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A tale of hope: Caring for an extremely premature baby
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A tale of hope: Caring for an extremely premature baby

Parents of an extremely premature baby, recall their harrowing journey, right from the IVF pregnancy struggles to the baby’s long, critical hospital stay and health complications
Rudhvi and her parents with Dr Anand Patil, who has experience treating preemies.
Vinit Kumar and Pariksha Kakade with Dr Anand Patil, who is holding baby Rudhvi in his arms. About 13.4 million preemies were born in 2020, according to a UN study.

When Pariksha Kakade (35) and Vinit Kumar (35), a couple from Bangalore celebrated the first birthday of their daughter Rudhvi recently, apart from the usual celebrations that involve dressing up their baby, inviting close friends and family, decorating and planning baby photoshoots, they decided to do something different. They chose to visit and express gratitude to all the doctors who played significant roles in Rudhvi’s birth and her life.

Rudhvi, who was born after 26 weeks and 5 days of pregnancy, is an extremely premature baby who suffered from several complications. Due to her critical condition, she spent the first few months of her life in a Neonatal Intensive Care Unit (NICU) at a hospital.

Dr Anand Patil, consultant pediatrician, NICU, Manipal Hospitals, Bangalore, was one of the doctors that the couple visited. “This was one of the very critical cases we handled. The baby required immediate medical interventions after birth and spent many weeks in the NICU. The day the parents came back to visit me after the baby turned one was remarkable for me as a doctor. It made my day,” he tells Happiest Health.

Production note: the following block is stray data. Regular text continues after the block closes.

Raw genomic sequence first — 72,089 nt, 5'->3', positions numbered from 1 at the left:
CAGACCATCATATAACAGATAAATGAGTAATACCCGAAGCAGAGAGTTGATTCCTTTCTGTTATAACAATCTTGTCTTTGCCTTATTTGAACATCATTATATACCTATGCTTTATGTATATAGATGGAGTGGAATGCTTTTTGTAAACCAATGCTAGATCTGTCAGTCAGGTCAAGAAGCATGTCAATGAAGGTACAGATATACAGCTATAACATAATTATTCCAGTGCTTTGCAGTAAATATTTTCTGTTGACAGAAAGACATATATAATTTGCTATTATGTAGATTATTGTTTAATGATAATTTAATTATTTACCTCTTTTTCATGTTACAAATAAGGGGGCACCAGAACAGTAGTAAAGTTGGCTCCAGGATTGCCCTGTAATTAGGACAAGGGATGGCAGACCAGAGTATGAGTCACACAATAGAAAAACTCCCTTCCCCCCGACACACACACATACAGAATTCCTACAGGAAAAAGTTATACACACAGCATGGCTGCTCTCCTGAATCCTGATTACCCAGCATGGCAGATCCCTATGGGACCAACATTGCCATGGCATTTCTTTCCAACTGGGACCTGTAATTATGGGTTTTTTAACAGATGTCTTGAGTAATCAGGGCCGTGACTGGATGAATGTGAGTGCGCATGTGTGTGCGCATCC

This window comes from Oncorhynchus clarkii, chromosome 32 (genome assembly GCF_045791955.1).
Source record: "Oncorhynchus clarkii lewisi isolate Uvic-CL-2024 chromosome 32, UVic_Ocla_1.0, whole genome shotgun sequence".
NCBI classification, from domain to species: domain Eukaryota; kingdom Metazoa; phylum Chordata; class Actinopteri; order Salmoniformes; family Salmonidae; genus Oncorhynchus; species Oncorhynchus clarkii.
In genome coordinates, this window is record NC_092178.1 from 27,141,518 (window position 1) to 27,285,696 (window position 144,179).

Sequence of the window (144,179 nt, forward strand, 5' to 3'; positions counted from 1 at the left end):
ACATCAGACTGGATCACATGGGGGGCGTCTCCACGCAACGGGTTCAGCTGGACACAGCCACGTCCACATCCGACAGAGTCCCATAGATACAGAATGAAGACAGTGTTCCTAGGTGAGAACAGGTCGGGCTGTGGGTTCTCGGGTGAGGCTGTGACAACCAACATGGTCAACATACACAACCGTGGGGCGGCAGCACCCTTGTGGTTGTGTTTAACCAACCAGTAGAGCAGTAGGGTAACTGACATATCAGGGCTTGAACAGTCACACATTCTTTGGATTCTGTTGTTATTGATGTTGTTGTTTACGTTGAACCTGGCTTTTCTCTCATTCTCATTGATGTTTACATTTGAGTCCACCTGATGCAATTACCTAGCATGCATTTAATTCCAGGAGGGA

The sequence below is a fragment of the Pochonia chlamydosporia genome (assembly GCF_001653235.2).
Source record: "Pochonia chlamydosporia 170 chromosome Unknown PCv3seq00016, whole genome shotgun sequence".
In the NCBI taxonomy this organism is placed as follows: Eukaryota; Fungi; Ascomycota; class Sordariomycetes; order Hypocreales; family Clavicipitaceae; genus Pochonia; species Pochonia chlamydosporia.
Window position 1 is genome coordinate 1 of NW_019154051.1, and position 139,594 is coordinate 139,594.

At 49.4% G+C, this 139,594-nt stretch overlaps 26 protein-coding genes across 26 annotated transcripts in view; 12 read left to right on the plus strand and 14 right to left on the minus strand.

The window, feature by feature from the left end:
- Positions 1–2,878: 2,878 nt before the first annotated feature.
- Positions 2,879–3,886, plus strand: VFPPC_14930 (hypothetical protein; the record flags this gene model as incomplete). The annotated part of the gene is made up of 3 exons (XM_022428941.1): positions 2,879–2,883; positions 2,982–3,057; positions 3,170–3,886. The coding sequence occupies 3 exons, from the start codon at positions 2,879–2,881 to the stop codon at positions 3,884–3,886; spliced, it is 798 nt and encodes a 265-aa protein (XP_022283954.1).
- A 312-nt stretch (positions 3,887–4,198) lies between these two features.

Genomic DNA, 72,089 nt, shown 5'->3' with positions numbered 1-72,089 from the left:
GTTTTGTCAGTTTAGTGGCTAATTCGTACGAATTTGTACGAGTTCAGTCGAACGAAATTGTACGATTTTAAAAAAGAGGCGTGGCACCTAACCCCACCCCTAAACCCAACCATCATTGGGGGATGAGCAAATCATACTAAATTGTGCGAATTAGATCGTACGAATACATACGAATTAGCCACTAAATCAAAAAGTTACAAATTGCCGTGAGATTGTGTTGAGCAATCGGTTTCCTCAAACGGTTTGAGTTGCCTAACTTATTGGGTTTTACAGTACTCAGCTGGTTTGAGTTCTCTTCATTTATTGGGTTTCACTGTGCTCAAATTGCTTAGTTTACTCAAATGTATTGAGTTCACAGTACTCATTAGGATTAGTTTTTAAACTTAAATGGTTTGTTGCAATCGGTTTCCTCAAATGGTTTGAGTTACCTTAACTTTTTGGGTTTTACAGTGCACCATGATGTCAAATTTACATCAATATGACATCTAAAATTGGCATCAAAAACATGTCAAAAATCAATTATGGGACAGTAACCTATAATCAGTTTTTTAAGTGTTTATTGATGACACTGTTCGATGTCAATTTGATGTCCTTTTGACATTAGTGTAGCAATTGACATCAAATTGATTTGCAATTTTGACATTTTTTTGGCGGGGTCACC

A difficult pregnancy

For Pariksha, her baby shower was an important rite of passage. After going through two difficult IVF cycles and six months filled with tests and scans to assess the viability of the pregnancy, Pariksha and her husband Vinit Kumar finally felt comfortable telling their family and close friends about the most awaited news to plan a shower.

“The baby shower was truly a fairytale moment for me,” she recalls.

Five days before the baby shower, however, Pariksha, who went to bed feeling excited about the upcoming event and blissful about the pregnancy, suddenly felt a watery discharge gushing out.

I immediately called my doctors who advised me to rush to the hospital. After examining, the doctor said ‘I’m sorry Pariksha, it is not good news.’ Vinit and I were devastated,” she recollects.

Doctors at the private hospital where Pariksha was being treated decided to perform a c-section delivery while she was 24 weeks pregnant.  

Born too early: 67 days spent in the NICU

Little did Pariksha and Vinit know that the most difficult part of their journey was still ahead. While most parents who have a successful delivery get to take their babies home in a day or two, Pariksha and Vinit had to wait 67 long days before they could finally take their baby home from the hospital.

As per a UN study, one in 10 of all births were preterm (before 37 weeks of pregnancy) in 2020. From newborn respiratory distress syndrome to complications involving the heart and kidneys and a higher risk of infections, preemies face a host of issues due to their underdeveloped organs.